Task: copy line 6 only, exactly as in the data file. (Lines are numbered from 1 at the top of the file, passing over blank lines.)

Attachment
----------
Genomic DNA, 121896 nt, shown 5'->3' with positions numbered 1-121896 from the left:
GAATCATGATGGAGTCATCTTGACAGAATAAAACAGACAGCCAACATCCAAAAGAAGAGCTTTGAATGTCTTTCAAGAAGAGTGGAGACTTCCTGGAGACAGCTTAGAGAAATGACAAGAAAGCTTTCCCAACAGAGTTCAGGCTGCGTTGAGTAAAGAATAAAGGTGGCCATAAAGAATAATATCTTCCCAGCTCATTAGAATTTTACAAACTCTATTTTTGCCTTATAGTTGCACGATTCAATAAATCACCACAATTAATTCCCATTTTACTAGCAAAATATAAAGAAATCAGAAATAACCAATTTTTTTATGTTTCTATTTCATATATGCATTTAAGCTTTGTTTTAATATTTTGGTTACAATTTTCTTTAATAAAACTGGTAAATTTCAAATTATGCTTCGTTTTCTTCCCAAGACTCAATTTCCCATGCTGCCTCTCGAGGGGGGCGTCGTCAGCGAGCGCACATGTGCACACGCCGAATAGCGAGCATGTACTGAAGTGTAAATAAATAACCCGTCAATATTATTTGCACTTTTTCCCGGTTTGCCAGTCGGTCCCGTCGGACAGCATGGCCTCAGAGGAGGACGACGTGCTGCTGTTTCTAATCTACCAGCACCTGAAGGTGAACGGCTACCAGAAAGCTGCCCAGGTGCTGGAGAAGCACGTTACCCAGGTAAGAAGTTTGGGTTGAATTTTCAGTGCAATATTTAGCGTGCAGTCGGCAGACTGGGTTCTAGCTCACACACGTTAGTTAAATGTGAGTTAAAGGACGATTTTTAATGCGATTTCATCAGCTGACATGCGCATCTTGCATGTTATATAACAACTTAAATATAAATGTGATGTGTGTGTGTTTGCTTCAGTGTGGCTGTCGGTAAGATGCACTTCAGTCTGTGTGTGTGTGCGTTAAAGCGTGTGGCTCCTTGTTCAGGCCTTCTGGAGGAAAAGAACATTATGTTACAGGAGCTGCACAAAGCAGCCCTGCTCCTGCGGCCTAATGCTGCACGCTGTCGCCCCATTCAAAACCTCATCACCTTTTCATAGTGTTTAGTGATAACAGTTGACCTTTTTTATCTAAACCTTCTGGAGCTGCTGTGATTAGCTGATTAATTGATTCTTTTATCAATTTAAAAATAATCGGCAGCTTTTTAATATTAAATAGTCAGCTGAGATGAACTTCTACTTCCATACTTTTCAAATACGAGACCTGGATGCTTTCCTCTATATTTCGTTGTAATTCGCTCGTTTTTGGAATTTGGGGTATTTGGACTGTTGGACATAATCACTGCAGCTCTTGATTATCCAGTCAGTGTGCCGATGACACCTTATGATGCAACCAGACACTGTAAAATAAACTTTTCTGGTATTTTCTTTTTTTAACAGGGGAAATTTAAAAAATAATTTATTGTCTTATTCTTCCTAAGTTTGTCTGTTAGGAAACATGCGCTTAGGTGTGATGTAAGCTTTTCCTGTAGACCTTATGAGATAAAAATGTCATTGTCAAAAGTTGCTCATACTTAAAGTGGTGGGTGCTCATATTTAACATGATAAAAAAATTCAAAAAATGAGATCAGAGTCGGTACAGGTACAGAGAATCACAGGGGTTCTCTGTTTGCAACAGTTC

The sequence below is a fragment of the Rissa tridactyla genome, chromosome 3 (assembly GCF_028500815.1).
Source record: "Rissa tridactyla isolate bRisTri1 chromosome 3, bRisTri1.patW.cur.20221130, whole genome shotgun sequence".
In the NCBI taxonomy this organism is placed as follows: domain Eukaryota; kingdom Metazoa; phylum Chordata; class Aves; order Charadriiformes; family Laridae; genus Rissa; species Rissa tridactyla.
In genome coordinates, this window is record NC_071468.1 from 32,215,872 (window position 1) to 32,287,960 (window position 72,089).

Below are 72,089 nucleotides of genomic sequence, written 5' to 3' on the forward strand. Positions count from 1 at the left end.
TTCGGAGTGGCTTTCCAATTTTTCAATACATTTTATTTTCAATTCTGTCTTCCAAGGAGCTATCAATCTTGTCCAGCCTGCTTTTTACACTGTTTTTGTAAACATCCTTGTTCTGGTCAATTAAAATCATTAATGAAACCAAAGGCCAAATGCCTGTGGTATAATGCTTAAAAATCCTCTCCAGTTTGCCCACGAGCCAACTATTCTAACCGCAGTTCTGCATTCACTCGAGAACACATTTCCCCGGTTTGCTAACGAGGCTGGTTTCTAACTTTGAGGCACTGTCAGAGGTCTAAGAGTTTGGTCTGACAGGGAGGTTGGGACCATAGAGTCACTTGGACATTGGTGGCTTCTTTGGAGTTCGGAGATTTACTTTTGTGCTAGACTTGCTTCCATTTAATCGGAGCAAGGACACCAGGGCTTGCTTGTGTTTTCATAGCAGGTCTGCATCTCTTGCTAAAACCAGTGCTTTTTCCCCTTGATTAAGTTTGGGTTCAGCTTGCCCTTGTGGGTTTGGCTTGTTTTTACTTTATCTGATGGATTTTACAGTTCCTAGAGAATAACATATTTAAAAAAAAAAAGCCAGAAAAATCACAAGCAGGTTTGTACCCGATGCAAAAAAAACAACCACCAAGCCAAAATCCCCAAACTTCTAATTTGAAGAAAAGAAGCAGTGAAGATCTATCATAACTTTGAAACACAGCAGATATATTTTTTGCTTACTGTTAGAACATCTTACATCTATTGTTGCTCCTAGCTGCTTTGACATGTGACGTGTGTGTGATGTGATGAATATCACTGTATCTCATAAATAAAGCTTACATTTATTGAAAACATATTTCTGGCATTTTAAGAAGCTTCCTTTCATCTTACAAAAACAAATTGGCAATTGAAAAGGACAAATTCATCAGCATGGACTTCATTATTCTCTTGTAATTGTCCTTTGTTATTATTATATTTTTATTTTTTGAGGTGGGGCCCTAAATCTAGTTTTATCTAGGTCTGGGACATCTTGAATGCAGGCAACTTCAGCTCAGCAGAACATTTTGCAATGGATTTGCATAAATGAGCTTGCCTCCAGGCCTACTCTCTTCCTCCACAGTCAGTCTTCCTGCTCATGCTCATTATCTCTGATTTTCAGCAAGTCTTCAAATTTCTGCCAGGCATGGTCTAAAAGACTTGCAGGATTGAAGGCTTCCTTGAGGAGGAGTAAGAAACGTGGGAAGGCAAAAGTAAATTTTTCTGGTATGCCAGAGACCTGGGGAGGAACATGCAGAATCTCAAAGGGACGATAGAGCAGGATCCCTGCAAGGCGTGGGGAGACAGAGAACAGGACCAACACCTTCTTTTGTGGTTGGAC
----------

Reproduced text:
In genome coordinates, this window is record NC_071468.1 from 32,215,872 (window position 1) to 32,287,960 (window position 72,089).